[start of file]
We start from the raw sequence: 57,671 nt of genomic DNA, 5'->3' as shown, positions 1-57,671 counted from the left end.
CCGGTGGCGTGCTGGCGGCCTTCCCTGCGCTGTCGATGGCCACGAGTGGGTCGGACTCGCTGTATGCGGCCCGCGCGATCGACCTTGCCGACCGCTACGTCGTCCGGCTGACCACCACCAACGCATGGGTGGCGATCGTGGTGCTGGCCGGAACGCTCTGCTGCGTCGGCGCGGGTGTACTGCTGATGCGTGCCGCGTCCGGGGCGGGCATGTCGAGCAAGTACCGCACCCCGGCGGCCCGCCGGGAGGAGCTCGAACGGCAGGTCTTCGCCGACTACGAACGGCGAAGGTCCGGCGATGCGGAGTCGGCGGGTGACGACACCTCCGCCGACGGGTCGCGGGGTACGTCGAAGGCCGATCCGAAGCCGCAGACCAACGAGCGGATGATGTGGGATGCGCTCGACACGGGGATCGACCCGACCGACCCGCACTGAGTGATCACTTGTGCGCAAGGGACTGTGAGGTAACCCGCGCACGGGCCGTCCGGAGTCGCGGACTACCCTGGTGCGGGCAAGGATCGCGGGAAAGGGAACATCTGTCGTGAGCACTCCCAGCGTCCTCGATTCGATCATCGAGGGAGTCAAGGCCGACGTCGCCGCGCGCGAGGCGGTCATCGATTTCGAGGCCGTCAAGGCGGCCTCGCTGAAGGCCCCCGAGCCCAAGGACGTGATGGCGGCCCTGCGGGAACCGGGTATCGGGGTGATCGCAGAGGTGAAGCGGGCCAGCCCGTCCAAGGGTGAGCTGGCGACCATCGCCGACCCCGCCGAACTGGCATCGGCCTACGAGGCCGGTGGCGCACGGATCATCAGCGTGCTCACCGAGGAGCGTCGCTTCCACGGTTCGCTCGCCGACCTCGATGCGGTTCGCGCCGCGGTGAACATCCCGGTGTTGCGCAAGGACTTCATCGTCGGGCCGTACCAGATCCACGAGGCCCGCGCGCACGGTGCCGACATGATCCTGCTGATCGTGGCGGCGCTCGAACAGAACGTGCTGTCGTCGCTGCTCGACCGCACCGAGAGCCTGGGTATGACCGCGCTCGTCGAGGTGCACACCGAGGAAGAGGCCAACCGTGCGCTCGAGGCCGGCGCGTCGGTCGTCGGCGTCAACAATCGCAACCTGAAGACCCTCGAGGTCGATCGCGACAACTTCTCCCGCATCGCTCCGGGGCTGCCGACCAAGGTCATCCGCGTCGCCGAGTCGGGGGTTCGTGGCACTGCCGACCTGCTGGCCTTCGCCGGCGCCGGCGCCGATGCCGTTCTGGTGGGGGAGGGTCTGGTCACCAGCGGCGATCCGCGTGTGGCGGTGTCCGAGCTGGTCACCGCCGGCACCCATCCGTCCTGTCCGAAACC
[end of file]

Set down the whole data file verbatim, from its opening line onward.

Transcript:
We start from the raw sequence: 57,671 nt of genomic DNA, 5'->3' as shown, positions 1-57,671 counted from the left end.
CCGGTGGCGTGCTGGCGGCCTTCCCTGCGCTGTCGATGGCCACGAGTGGGTCGGACTCGCTGTATGCGGCCCGCGCGATCGACCTTGCCGACCGCTACGTCGTCCGGCTGACCACCACCAACGCATGGGTGGCGATCGTGGTGCTGGCCGGAACGCTCTGCTGCGTCGGCGCGGGTGTACTGCTGATGCGTGCCGCGTCCGGGGCGGGCATGTCGAGCAAGTACCGCACCCCGGCGGCCCGCCGGGAGGAGCTCGAACGGCAGGTCTTCGCCGACTACGAACGGCGAAGGTCCGGCGATGCGGAGTCGGCGGGTGACGACACCTCCGCCGACGGGTCGCGGGGTACGTCGAAGGCCGATCCGAAGCCGCAGACCAACGAGCGGATGATGTGGGATGCGCTCGACACGGGGATCGACCCGACCGACCCGCACTGAGTGATCACTTGTGCGCAAGGGACTGTGAGGTAACCCGCGCACGGGCCGTCCGGAGTCGCGGACTACCCTGGTGCGGGCAAGGATCGCGGGAAAGGGAACATCTGTCGTGAGCACTCCCAGCGTCCTCGATTCGATCATCGAGGGAGTCAAGGCCGACGTCGCCGCGCGCGAGGCGGTCATCGATTTCGAGGCCGTCAAGGCGGCCTCGCTGAAGGCCCCCGAGCCCAAGGACGTGATGGCGGCCCTGCGGGAACCGGGTATCGGGGTGATCGCAGAGGTGAAGCGGGCCAGCCCGTCCAAGGGTGAGCTGGCGACCATCGCCGACCCCGCCGAACTGGCATCGGCCTACGAGGCCGGTGGCGCACGGATCATCAGCGTGCTCACCGAGGAGCGTCGCTTCCACGGTTCGCTCGCCGACCTCGATGCGGTTCGCGCCGCGGTGAACATCCCGGTGTTGCGCAAGGACTTCATCGTCGGGCCGTACCAGATCCACGAGGCCCGCGCGCACGGTGCCGACATGATCCTGCTGATCGTGGCGGCGCTCGAACAGAACGTGCTGTCGTCGCTGCTCGACCGCACCGAGAGCCTGGGTATGACCGCGCTCGTCGAGGTGCACACCGAGGAAGAGGCCAACCGTGCGCTCGAGGCCGGCGCGTCGGTCGTCGGCGTCAACAATCGCAACCTGAAGACCCTCGAGGTCGATCGCGACAACTTCTCCCGCATCGCTCCGGGGCTGCCGACCAAGGTCATCCGCGTCGCCGAGTCGGGGGTTCGTGGCACTGCCGACCTGCTGGCCTTCGCCGGCGCCGGCGCCGATGCCGTTCTGGTGGGGGAGGGTCTGGTCACCAGCGGCGATCCGCGTGTGGCGGTGTCCGAGCTGGTCACCGCCGGCACCCATCCGTCCTGTCCGAAACC